Sunday, July 21, 2013

The Handmaid's Tale by Margaret Atwood

I used to think of my body as an instrument, of pleasure, or a means of transportation, or an implement for the accomplishment of my will...Now the flesh arranges itself differently.  I'm a cloud, congealed around a central object, the shape of a pear, which is hard and more real than I am and glows red within its translucent wrapping...  

I avoid looking down at my body, not so much because it's  shameful or immodest, but because I don't want to see it.  I don't want to look at something that determines me so completely.

The Handmaid's Tale is a classic dystopian novel that provides a good reminder why it's so important to be a feminist.  Like the best dystopian stories, part of what makes The Handmaid's Tale work is that it's not so hard to imagine the world Atwood creates.  Written in 1985, the story is set in the near future in an America that is recovering from a theocratic revolution.  After an attack by Islamic extremists that dispatches the president and much of congress, the Constitution is suspended and the totalitarian regime eventually takes over.  There are still ongoing rebellions and wars, plus some nuclear wastelands, but the setting of our story is calm and firmly under control.

The regime focuses its energies on controlling women.  Prior to the revolution (white) birthrate had dropped (thanks to the equally threatening specters of birth defects from nuclear/chemical waste and feminism) and a rigid hierarchy has been set up to address the problem.  The powerful men, while married, also have a succession of handmaids granted to them.  The handmaids, of which our narrator is one, live in the man's house and do some shopping, but mostly their role is to remain invisible...except for once a month when they have sex with the man in hopes to conceive.  This is the handmaid's sole function: to bear a child.  They get a few chances, but at some point they are considered failures (unwomen) and are sent off to the colonies to clean up nuclear waste or some other unpleasant task.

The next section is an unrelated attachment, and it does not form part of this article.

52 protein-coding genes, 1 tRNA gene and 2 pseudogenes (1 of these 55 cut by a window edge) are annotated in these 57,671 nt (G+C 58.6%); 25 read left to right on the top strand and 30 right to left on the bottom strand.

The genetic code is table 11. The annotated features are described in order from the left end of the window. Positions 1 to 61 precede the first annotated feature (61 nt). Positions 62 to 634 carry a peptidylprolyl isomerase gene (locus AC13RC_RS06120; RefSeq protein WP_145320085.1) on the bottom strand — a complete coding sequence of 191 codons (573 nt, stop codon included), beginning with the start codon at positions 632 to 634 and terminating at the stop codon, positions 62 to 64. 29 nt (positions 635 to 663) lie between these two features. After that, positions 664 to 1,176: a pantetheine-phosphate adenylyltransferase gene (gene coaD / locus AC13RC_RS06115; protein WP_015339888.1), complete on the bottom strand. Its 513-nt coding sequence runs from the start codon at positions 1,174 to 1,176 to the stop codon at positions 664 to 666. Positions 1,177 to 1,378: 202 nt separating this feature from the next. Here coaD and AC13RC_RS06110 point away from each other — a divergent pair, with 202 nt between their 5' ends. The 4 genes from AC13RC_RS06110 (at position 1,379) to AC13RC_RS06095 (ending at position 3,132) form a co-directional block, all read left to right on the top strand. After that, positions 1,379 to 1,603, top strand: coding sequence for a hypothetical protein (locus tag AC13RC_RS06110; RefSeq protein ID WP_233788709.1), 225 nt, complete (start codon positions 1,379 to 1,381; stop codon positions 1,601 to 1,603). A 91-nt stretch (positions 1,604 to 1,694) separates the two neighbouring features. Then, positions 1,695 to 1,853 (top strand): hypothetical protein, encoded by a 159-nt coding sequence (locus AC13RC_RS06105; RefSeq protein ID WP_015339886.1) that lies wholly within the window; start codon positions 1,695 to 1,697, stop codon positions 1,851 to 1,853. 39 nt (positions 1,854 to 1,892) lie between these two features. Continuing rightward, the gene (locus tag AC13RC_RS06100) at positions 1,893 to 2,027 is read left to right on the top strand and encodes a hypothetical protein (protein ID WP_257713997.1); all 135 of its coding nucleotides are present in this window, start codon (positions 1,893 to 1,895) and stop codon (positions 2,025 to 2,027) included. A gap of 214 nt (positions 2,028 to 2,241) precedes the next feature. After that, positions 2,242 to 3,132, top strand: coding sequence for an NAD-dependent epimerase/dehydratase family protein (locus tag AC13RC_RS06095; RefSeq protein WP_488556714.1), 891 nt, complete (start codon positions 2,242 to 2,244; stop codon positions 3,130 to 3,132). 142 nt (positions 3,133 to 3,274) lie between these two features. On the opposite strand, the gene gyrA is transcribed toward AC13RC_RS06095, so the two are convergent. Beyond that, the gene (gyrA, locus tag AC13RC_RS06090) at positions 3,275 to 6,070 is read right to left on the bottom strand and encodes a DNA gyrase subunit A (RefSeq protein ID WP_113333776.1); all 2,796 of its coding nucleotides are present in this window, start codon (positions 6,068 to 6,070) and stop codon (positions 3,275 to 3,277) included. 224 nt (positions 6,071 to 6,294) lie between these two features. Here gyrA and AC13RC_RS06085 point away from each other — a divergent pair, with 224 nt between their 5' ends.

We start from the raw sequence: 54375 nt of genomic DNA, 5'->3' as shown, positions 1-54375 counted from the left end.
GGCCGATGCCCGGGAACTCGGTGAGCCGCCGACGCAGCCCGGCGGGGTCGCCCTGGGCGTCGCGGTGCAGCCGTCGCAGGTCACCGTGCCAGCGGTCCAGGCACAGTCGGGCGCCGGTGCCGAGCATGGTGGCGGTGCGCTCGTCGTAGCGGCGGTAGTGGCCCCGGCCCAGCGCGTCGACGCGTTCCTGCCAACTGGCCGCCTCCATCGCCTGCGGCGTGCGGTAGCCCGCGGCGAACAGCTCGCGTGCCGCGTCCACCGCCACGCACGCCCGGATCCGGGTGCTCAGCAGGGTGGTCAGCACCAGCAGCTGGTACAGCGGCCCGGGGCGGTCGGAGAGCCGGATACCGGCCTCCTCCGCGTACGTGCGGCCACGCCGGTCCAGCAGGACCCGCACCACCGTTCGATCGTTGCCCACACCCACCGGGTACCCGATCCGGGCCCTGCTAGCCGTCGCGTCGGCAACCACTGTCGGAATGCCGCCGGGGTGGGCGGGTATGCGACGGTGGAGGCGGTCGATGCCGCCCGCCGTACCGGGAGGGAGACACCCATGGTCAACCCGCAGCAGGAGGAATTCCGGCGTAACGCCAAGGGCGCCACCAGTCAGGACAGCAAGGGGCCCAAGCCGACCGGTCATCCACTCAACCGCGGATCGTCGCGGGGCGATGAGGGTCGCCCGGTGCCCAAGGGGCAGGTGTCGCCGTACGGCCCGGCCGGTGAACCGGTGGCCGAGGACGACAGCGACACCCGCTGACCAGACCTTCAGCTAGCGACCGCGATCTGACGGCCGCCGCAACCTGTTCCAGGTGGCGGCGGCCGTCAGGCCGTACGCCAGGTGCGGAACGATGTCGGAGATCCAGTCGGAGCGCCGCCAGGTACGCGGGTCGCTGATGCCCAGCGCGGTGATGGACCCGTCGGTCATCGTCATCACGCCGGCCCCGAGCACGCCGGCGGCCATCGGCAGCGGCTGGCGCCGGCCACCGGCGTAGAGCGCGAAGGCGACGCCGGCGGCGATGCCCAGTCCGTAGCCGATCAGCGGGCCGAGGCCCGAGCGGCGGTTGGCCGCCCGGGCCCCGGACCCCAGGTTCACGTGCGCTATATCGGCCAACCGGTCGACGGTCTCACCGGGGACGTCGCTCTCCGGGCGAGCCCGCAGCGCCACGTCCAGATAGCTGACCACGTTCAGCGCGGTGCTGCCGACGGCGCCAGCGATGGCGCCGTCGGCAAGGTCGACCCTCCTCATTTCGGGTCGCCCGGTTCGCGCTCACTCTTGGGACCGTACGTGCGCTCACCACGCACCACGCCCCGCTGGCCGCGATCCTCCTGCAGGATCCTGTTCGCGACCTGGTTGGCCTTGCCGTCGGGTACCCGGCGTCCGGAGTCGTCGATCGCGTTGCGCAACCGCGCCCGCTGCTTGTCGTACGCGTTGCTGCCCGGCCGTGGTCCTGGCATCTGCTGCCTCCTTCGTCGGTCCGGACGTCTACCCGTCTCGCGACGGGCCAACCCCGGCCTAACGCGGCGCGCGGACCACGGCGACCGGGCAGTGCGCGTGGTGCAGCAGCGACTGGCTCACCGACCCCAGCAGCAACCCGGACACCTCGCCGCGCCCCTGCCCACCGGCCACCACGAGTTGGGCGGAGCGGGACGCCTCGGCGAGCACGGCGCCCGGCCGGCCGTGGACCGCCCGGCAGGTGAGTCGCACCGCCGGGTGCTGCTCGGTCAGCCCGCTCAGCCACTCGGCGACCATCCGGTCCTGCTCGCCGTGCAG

There are lots of standard dystopian tropes, like constant surveillance, but the themes that make The Handmaid's Tale stand out are those concerning the new society's treatment of women.  There are so many insightful criticisms in this book that it's hard to hit them all.  Among them:

  • There's a terrible scene where, during the future handmaids' training program, one of the future handmaids confesses that when she was 14 she was gang raped.  The rest of the future handmaids, provoked by their trainers, shout at her, telling her it was her fault, that she led them on, that she deserved it, that she was being taught a lesson.  It's so horrible it's hard to believe...unless you read the news, where young girls are killing themselves because they are so shamed for being raped, or the first questions rape victims are asked are what they were wearing or whether they had been drinking.
  • The handmaids are stripped of their names (we never learn our narrator's), and are instead assigned a name based on the man whose home they live in.  Our narrator is Offred, literally of-Fred.  Atwood makes explicit the way women are so often defined in relation to the men in their lives.
  • One of the first changes implemented in the new society is to strip women of all property. The money in their bank accounts is transferred to their husbands or other male family members.  Our narrator's reaction to this is understandable outrage, but her husband provides a great example of unexamined male privilege with his response.  To him, it's not that big a deal; they share their finances anyway and it's not like he's going to abandon her or anything.  He doesn't stop to consider how these changes affect women's sense of freedom, independence, and self.  Because he isn't being stripped of his rights, he just assumes that because he's not a cruel asshole then there's nothing really wrong.  Let that be a lesson to us, gentlemen...